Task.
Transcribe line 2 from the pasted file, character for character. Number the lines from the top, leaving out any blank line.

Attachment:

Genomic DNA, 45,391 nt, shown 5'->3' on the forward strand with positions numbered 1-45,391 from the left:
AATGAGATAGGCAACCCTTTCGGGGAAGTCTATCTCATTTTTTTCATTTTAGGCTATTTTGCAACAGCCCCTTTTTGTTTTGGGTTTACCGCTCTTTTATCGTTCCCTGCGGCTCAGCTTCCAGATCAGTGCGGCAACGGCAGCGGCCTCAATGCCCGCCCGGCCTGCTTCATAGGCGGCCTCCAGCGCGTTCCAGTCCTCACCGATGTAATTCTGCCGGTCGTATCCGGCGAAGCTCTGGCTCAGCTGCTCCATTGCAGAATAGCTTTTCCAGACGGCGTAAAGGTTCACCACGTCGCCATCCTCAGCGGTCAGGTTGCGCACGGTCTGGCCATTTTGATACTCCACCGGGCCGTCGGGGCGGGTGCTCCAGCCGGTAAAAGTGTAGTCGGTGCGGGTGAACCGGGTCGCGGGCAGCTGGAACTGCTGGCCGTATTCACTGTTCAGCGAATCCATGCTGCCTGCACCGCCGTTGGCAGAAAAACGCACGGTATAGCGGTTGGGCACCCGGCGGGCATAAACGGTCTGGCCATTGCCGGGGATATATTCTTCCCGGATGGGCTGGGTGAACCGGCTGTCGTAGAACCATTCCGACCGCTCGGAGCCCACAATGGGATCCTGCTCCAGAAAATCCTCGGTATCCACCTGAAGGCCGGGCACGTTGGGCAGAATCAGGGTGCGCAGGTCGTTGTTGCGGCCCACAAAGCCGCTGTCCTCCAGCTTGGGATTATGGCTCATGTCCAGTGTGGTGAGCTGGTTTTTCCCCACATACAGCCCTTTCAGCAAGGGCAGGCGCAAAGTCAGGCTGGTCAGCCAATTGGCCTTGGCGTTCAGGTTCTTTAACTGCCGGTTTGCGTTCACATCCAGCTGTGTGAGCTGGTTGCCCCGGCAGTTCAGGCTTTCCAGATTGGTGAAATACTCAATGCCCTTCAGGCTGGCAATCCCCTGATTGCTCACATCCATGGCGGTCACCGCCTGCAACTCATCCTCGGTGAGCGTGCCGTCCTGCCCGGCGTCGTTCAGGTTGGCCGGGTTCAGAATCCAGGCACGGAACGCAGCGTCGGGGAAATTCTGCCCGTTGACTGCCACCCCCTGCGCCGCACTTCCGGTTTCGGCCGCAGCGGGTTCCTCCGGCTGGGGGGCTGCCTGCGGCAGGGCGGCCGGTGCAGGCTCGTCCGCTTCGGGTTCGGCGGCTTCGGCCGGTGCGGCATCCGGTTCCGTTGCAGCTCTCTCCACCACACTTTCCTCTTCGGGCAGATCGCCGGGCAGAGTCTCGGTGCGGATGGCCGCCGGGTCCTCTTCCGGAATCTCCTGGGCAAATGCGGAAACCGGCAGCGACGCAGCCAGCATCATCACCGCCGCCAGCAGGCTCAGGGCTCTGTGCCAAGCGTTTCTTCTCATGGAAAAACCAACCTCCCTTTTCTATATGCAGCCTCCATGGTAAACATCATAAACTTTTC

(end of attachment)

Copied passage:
AATGAGATAGGCAACCCTTTCGGGGAAGTCTATCTCATTTTTTTCATTTTAGGCTATTTTGCAACAGCCCCTTTTTGTTTTGGGTTTACCGCTCTTTTATCGTTCCCTGCGGCTCAGCTTCCAGATCAGTGCGGCAACGGCAGCGGCCTCAATGCCCGCCCGGCCTGCTTCATAGGCGGCCTCCAGCGCGTTCCAGTCCTCACCGATGTAATTCTGCCGGTCGTATCCGGCGAAGCTCTGGCTCAGCTGCTCCATTGCAGAATAGCTTTTCCAGACGGCGTAAAGGTTCACCACGTCGCCATCCTCAGCGGTCAGGTTGCGCACGGTCTGGCCATTTTGATACTCCACCGGGCCGTCGGGGCGGGTGCTCCAGCCGGTAAAAGTGTAGTCGGTGCGGGTGAACCGGGTCGCGGGCAGCTGGAACTGCTGGCCGTATTCACTGTTCAGCGAATCCATGCTGCCTGCACCGCCGTTGGCAGAAAAACGCACGGTATAGCGGTTGGGCACCCGGCGGGCATAAACGGTCTGGCCATTGCCGGGGATATATTCTTCCCGGATGGGCTGGGTGAACCGGCTGTCGTAGAACCATTCCGACCGCTCGGAGCCCACAATGGGATCCTGCTCCAGAAAATCCTCGGTATCCACCTGAAGGCCGGGCACGTTGGGCAGAATCAGGGTGCGCAGGTCGTTGTTGCGGCCCACAAAGCCGCTGTCCTCCAGCTTGGGATTATGGCTCATGTCCAGTGTGGTGAGCTGGTTTTTCCCCACATACAGCCCTTTCAGCAAGGGCAGGCGCAAAGTCAGGCTGGTCAGCCAATTGGCCTTGGCGTTCAGGTTCTTTAACTGCCGGTTTGCGTTCACATCCAGCTGTGTGAGCTGGTTGCCCCGGCAGTTCAGGCTTTCCAGATTGGTGAAATACTCAATGCCCTTCAGGCTGGCAATCCCCTGATTGCTCACATCCATGGCGGTCACCGCCTGCAACTCATCCTCGGTGAGCGTGCCGTCCTGCCCGGCGTCGTTCAGGTTGGCCGGGTTCAGAATCCAGGCACGGAACGCAGCGTCGGGGAAATTCTGCCCGTTGACTGCCACCCCCTGCGCCGCACTTCCGGTTTCGGCCGCAGCGGGTTCCTCCGGCTGGGGGGCTGCCTGCGGCAGGGCGGCCGGTGCAGGCTCGTCCGCTTCGGGTTCGGCGGCTTCGGCCGGTGCGGCATCCGGTTCCGTTGCAGCTCTCTCCACCACACTTTCCTCTTCGGGCAGATCGCCGGGCAGAGTCTCGGTGCGGATGGCCGCCGGGTCCTCTTCCGGAATCTCCTGGGCAAATGCGGAAACCGGCAGCGACGCAGCCAGCATCATCACCGCCGCCAGCAGGCTCAGGGCTCTGTGCCAAGCGTTTCTTCTCATGGAAAAACCAACCTCCCTTTTCTATATGCAGCCTCCATGGTAAACATCATAAACTTTTC